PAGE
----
Australia Doesn’t Have to Choose Between the U.S. and China

Australian Prime Minister Malcolm Turnbull and U.S. President Barack Obama at the Asia-Pacific Economic Cooperation summit, Manila, Philippines, Nov. 17, 2015 (AP photo by Susan Walsh).
Australian Prime Minister Malcolm Turnbull and U.S. President Barack Obama at the Asia-Pacific Economic Cooperation summit, Manila, Philippines, Nov. 17, 2015 (AP photo by Susan Walsh).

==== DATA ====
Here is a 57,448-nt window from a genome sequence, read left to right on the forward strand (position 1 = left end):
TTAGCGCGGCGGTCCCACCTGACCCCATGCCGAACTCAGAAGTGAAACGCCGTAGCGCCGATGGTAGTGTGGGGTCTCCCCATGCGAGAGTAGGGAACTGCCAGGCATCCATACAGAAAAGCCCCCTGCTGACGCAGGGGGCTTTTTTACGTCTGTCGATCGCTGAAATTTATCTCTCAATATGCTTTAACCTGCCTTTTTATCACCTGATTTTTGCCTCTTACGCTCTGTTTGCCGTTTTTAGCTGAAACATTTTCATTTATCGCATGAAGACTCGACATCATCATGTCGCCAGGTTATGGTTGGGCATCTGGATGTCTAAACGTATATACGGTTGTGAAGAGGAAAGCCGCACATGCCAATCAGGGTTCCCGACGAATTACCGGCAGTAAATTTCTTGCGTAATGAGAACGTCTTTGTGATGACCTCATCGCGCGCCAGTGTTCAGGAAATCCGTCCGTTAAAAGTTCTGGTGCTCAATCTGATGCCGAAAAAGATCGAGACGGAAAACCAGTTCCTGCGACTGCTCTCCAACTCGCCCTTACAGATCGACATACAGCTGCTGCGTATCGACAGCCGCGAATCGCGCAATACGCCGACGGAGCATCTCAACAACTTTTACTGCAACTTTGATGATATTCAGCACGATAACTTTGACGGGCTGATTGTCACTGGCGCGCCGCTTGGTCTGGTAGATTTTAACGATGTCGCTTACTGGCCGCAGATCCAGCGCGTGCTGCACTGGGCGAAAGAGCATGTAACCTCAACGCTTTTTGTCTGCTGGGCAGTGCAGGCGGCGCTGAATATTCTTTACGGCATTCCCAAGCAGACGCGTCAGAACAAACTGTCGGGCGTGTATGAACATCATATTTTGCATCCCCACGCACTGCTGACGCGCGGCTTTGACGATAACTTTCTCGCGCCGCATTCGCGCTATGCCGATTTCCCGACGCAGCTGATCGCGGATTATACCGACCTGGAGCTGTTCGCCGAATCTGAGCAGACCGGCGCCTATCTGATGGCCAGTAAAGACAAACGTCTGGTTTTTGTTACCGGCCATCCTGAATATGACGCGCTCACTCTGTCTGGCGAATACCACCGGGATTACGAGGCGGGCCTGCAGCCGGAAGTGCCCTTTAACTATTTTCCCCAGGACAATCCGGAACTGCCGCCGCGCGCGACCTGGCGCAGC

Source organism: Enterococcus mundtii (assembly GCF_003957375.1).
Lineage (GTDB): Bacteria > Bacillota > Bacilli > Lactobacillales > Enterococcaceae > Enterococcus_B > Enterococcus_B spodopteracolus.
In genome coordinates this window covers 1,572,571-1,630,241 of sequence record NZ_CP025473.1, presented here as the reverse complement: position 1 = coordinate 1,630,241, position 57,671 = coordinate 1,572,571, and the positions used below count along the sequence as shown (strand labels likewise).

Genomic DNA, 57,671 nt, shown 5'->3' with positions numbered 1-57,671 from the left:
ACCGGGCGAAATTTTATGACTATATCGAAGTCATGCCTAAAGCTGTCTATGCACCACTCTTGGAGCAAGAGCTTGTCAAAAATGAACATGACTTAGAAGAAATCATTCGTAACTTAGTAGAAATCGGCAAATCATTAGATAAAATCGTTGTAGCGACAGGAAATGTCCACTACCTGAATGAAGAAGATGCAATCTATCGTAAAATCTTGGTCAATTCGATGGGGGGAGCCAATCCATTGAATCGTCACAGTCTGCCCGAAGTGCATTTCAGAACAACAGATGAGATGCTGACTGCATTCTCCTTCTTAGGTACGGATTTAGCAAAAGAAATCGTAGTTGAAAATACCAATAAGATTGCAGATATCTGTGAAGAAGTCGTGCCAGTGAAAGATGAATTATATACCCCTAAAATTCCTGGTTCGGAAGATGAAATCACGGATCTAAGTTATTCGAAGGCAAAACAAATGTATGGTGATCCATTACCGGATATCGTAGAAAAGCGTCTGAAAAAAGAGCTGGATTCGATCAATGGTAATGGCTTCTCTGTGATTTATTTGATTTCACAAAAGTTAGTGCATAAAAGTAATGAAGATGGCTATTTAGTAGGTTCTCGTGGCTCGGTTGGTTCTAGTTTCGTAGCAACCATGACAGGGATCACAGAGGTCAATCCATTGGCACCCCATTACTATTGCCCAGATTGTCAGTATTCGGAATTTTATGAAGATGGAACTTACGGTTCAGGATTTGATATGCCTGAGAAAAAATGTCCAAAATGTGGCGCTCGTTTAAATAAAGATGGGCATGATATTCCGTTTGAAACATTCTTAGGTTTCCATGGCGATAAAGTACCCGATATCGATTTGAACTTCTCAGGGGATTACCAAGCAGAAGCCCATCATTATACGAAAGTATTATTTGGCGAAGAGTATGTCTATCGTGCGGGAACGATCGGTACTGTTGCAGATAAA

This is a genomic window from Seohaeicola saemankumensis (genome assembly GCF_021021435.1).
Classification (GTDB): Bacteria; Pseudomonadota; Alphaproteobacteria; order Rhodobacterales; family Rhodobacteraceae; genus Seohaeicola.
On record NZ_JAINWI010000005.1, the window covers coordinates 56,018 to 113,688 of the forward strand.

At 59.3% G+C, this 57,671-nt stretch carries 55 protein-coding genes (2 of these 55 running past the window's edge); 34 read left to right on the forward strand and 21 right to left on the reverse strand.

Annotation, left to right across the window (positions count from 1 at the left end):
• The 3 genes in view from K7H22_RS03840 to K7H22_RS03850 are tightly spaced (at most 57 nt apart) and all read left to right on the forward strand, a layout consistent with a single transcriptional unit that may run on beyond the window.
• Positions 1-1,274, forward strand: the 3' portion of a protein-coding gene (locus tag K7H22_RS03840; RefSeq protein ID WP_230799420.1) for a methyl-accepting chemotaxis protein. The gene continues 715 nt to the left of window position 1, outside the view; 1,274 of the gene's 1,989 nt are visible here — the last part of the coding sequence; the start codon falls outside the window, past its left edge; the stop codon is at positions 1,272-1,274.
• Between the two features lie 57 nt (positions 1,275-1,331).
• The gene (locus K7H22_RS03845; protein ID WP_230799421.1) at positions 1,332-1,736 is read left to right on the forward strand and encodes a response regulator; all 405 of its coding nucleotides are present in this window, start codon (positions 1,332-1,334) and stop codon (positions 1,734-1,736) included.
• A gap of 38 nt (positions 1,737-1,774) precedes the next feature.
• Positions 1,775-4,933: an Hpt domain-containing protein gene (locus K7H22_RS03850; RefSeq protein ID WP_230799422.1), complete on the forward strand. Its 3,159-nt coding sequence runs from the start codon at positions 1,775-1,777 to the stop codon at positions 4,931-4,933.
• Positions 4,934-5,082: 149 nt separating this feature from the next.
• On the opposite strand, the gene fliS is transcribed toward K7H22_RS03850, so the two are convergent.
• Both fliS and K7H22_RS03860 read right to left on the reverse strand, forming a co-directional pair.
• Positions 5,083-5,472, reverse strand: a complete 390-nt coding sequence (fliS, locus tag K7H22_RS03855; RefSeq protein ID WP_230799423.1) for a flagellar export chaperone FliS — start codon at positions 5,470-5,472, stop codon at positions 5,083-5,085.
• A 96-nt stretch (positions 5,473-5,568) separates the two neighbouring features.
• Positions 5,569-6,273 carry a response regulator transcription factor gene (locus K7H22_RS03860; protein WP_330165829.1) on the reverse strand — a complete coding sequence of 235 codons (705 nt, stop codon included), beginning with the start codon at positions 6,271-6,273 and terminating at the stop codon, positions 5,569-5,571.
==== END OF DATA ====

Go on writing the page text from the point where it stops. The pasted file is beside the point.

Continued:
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The military alliance with the United States has been a cornerstone of Australia’s strategic and defense policy since World War II. Recently, however, signs have emerged that Australia might more carefully weigh its options when it comes to dealing with China, the rising great power in Asia and Australia’s most important trading partner. Last month, only days after the U.S. guided-missile destroyer USS Lassen sailed within 12 nautical miles of an artificial island near Subic Reef in the South China Sea, which is claimed by China, two Australian Anzac class frigates conducted a live-fire exercise with Chinese warships. Moreover, a […]

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